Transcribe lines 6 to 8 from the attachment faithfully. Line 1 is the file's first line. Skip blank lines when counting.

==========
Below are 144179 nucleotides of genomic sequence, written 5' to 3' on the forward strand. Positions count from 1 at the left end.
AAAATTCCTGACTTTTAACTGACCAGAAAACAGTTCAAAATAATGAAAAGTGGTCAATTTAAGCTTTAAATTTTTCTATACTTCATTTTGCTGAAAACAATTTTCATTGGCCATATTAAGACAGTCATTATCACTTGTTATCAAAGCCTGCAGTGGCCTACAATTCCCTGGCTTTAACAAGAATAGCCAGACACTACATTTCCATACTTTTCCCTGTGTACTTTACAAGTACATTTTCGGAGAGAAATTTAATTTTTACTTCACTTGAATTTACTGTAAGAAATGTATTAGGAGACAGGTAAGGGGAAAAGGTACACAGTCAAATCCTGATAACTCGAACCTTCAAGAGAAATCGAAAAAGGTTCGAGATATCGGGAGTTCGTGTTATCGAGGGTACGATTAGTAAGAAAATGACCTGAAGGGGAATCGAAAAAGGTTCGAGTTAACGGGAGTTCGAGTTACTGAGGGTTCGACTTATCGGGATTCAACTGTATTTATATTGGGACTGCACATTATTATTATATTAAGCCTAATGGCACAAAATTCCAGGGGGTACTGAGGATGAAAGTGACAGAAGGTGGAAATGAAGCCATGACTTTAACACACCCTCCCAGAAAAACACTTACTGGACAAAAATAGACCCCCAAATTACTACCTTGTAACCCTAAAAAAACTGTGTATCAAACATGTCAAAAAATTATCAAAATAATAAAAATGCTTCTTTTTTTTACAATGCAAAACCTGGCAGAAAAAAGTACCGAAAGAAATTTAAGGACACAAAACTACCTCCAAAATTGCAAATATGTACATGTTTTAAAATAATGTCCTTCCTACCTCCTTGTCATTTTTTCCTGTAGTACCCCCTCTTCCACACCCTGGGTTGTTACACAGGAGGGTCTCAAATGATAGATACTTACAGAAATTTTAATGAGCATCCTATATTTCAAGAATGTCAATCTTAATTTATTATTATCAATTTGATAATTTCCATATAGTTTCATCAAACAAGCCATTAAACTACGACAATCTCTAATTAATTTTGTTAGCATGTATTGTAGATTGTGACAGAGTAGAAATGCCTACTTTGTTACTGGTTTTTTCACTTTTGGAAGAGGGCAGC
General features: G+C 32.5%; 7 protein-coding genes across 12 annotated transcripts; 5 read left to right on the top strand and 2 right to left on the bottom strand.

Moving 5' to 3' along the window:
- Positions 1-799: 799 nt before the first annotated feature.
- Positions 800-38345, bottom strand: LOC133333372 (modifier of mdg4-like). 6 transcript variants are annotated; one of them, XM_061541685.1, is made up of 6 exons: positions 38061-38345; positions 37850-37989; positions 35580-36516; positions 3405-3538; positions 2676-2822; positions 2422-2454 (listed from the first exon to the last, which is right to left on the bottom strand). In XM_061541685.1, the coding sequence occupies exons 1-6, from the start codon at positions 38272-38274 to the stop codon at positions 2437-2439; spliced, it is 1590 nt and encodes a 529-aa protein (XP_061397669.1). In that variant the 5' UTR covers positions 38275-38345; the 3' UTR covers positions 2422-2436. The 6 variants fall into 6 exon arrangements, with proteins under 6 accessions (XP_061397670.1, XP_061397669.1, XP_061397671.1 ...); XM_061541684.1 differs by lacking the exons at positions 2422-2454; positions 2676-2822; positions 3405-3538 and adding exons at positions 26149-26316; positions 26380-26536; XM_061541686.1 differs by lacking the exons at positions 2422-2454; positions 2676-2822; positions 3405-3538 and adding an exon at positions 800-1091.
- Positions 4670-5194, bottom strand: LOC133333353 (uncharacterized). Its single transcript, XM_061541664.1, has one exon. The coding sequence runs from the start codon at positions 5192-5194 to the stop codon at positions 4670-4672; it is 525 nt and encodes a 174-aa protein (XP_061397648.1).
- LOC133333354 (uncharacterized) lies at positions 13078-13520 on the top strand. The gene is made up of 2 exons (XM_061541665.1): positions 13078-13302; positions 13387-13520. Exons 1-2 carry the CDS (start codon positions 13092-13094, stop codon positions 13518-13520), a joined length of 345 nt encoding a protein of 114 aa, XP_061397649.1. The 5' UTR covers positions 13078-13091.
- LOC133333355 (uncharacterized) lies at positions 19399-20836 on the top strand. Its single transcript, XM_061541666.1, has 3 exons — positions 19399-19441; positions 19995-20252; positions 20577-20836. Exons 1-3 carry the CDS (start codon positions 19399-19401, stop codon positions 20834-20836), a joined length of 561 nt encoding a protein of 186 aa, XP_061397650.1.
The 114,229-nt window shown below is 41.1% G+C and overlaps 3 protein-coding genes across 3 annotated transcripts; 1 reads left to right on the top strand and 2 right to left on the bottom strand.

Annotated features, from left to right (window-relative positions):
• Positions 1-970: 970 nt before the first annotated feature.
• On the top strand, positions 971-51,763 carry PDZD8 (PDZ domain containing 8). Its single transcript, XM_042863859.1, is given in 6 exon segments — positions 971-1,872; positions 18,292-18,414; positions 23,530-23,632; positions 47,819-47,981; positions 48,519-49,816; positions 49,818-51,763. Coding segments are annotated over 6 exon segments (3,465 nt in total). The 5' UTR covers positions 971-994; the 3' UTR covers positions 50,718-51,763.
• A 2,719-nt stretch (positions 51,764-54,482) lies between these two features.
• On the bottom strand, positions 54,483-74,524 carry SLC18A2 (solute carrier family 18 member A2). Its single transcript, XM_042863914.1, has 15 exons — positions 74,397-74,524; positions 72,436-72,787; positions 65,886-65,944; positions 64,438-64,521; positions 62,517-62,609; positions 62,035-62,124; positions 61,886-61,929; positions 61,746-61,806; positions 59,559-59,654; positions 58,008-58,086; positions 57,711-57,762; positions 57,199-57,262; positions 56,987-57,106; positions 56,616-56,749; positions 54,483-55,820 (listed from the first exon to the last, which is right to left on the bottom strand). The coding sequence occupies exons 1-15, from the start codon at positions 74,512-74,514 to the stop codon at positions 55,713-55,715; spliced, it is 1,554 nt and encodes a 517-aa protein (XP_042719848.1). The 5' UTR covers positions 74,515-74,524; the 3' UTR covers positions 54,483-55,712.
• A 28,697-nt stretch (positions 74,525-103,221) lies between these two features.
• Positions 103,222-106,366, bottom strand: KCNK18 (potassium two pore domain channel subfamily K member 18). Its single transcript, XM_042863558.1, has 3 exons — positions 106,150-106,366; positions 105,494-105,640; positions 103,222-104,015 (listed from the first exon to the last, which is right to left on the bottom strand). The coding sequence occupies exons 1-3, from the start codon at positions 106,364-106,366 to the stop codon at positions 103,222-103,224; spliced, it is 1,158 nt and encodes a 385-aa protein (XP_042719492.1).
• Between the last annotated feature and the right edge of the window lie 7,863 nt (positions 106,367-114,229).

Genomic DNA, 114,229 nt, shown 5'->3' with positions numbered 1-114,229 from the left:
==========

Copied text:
- Positions 800-38345, bottom strand: LOC133333372 (modifier of mdg4-like). 6 transcript variants are annotated; one of them, XM_061541685.1, is made up of 6 exons: positions 38061-38345; positions 37850-37989; positions 35580-36516; positions 3405-3538; positions 2676-2822; positions 2422-2454 (listed from the first exon to the last, which is right to left on the bottom strand). In XM_061541685.1, the coding sequence occupies exons 1-6, from the start codon at positions 38272-38274 to the stop codon at positions 2437-2439; spliced, it is 1590 nt and encodes a 529-aa protein (XP_061397669.1). In that variant the 5' UTR covers positions 38275-38345; the 3' UTR covers positions 2422-2436. The 6 variants fall into 6 exon arrangements, with proteins under 6 accessions (XP_061397670.1, XP_061397669.1, XP_061397671.1 ...); XM_061541684.1 differs by lacking the exons at positions 2422-2454; positions 2676-2822; positions 3405-3538 and adding exons at positions 26149-26316; positions 26380-26536; XM_061541686.1 differs by lacking the exons at positions 2422-2454; positions 2676-2822; positions 3405-3538 and adding an exon at positions 800-1091.
- Positions 4670-5194, bottom strand: LOC133333353 (uncharacterized). Its single transcript, XM_061541664.1, has one exon. The coding sequence runs from the start codon at positions 5192-5194 to the stop codon at positions 4670-4672; it is 525 nt and encodes a 174-aa protein (XP_061397648.1).
- LOC133333354 (uncharacterized) lies at positions 13078-13520 on the top strand. The gene is made up of 2 exons (XM_061541665.1): positions 13078-13302; positions 13387-13520. Exons 1-2 carry the CDS (start codon positions 13092-13094, stop codon positions 13518-13520), a joined length of 345 nt encoding a protein of 114 aa, XP_061397649.1. The 5' UTR covers positions 13078-13091.